TURES COLUMN: How good of a crystal ball are the first four presidential nomination elections?

Published 2:14 pm Wednesday, January 17, 2024

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As the snow dust settles from the Iowa Caucus outcome, New Hampshire voters prepare to cast their ballots, and South Carolina and Nevada await their turn, it may be useful to consider which of these early states are most likely to pick a presidential nominee.  Which state should candidates focus the most on?  And do the results matter by political party?

Now some other articles look at the topic, but usually in the context of a single primary or caucus or two cases, or they cover perhaps an example or two of a winner of an early state who didn’t make it to the finish line.  Former Iowa Caucus winner Mike Huckabee even claimed on Fox News that his contest might well tell you who won’t be president.

To answer how important the first few ballot box battles are, several LaGrange College students, Ryan Avin, Daniel Cody, Parker Floyd, Jack Hurd, Eli Rogers, Ema Turner, Hannah Walls, and Samuel Whitt, spent their first week of class gathering examples of these early voting states, by political party, from 1976 through 2020 (excluding uncompetitive contests).  And here’s what the candidates, parties and supporters should know about the first four elections.

1) The Early Voting State With The Best Record Of Picking A Presidential Nominee Is…

South Carolina.  Our research showed that the South Carolina Primary go on to pick the presidential primary winner 72.2% of the time from 1976 to 2020.  You may have heard that New Hampshire doesn’t tend to pick the winner, but the Granite state picks the nominee 63.1% of the time, good for second place in our analysis.

Huckabee is right that Iowa doesn’t always get it right, but they did correctly pick 57.9% of the presidential nominees between 1976 and 2020.  As for Nevada, the Silver State fared the worst.  In barely half the time (52.6%), Nevadans chose the nominee.

2) The Political Party That Benefits The Most From Early State Election Contests Is…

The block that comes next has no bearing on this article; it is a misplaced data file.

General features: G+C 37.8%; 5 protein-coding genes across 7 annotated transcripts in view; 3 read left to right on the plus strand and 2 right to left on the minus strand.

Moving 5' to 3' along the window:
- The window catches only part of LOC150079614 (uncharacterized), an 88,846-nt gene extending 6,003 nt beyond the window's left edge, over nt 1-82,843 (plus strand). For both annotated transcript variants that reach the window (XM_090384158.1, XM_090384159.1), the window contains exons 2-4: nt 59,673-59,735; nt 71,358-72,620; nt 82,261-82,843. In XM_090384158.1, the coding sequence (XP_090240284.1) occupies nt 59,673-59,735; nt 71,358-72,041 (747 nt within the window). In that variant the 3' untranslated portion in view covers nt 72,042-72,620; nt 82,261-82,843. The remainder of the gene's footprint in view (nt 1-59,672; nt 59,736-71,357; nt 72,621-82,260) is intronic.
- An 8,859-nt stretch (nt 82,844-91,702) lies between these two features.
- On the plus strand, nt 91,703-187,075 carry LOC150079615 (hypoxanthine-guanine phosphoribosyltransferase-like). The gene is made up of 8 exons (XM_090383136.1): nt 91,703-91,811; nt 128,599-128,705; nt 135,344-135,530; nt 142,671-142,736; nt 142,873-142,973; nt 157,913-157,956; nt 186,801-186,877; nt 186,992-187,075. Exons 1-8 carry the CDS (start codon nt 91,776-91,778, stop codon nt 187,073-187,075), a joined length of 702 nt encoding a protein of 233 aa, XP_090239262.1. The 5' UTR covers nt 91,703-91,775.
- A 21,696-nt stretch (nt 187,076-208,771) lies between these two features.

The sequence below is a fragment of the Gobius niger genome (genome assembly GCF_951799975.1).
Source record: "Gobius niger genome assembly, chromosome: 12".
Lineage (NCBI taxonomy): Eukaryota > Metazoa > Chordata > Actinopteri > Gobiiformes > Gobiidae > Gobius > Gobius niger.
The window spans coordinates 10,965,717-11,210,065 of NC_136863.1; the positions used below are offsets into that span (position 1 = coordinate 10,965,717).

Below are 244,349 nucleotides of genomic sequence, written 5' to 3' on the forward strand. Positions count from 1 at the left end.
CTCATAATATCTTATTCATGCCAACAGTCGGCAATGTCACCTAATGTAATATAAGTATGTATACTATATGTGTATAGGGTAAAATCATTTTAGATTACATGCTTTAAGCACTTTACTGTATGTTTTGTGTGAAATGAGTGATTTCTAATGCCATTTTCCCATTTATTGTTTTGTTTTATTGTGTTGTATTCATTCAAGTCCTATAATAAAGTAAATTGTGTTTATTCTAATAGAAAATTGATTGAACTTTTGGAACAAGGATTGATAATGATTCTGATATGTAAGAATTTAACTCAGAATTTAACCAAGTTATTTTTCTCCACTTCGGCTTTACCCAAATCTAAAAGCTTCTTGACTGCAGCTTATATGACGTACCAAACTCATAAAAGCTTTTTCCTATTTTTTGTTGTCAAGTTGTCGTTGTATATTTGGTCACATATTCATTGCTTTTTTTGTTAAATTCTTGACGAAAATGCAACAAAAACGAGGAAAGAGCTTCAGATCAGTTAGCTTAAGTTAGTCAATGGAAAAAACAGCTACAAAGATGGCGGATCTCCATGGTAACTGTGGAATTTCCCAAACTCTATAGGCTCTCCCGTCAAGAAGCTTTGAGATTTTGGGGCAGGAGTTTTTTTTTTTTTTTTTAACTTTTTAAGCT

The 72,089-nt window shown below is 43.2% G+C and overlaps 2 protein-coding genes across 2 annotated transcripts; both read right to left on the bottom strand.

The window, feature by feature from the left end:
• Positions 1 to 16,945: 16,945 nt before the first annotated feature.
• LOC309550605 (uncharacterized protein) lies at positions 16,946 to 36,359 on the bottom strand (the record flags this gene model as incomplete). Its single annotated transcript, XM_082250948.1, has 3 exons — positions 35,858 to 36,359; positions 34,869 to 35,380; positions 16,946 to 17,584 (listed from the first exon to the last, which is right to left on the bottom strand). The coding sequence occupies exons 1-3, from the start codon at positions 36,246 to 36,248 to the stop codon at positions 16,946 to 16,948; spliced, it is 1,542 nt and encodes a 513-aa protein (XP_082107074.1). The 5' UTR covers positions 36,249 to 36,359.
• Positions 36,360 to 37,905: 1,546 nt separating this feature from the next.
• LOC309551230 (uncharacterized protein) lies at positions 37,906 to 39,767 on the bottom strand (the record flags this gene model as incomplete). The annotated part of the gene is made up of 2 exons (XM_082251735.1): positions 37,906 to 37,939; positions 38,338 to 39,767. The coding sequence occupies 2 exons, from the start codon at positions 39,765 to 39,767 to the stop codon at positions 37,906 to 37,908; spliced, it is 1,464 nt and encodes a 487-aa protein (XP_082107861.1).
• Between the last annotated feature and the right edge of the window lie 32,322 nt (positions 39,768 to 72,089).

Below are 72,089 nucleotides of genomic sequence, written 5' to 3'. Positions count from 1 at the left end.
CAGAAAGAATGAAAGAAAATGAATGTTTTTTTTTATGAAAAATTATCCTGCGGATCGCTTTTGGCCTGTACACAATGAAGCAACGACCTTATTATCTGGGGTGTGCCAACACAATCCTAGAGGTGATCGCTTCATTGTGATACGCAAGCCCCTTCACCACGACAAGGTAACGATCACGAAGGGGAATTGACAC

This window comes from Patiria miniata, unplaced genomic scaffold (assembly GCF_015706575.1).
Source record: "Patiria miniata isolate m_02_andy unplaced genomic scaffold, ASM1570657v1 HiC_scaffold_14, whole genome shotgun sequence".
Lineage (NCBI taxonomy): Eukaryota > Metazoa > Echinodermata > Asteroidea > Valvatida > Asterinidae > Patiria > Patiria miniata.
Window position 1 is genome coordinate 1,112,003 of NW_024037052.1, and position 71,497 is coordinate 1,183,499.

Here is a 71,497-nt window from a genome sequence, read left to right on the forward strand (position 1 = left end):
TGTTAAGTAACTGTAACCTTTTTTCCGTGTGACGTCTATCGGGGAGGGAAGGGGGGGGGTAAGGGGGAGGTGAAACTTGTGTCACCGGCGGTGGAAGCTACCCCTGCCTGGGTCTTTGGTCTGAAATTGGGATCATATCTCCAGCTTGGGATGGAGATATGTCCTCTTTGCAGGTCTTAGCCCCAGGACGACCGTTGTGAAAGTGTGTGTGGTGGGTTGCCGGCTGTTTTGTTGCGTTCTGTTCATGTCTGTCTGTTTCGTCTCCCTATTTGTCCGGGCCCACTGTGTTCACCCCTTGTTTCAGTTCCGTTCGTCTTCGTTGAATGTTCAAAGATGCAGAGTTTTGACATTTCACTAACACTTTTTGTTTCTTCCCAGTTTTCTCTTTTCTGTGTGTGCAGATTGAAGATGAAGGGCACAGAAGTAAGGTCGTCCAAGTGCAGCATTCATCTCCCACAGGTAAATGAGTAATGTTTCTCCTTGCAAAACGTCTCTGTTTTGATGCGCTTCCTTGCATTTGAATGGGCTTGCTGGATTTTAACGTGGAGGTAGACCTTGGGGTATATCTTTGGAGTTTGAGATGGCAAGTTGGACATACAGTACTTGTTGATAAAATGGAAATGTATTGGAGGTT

The Republican Party. Perhaps Huckabee was on to something, as only 44.4% of Iowa winners capture the GOP Convention. New Hampshire tends to pick the nominee for the Republicans 77.7% of the time. For South Carolina, the Palmetto State picks the GOP nominee 87.5% of the time. Nevada is right 66.6% of the time for choosing who will represent the Republican Party in the Fall.  Overall, the first four states help project the GOP winner 69.1% of the time.

It’s a different story for the Democrats. While the Iowa Caucus is right 70% of the time for Democrats, New Hampshire Primary winners are a virtual coin flip for projecting who will represent the Dems at the next convention.  South Carolina winners go on to take the nomination 60% of the time for Democrats, but only 40% of the time in the case of Nevada. In general, early states pick the winners 55% of the time, on average, for the Democratic Party.

There are reasons for these, of course. South Carolina tends to be a “winner-take-all” state, giving Trump 100% of their delegates for finishing first with only 33% of the vote.  Nevada was the last state to be an early voting state, and its record of picking nominees improved with the change in schedule.  And Republicans in general have more states with the “winner-take-all” rules than Democrats, who tend to award delegates proportionally.  

But regardless, the results show that despite anecdotal evidence that these contests don’t matter, these states range between being 55% and 90% correct.  So even those early voters have whiffed a few times on selecting the nominee, their outcomes cannot be ignored.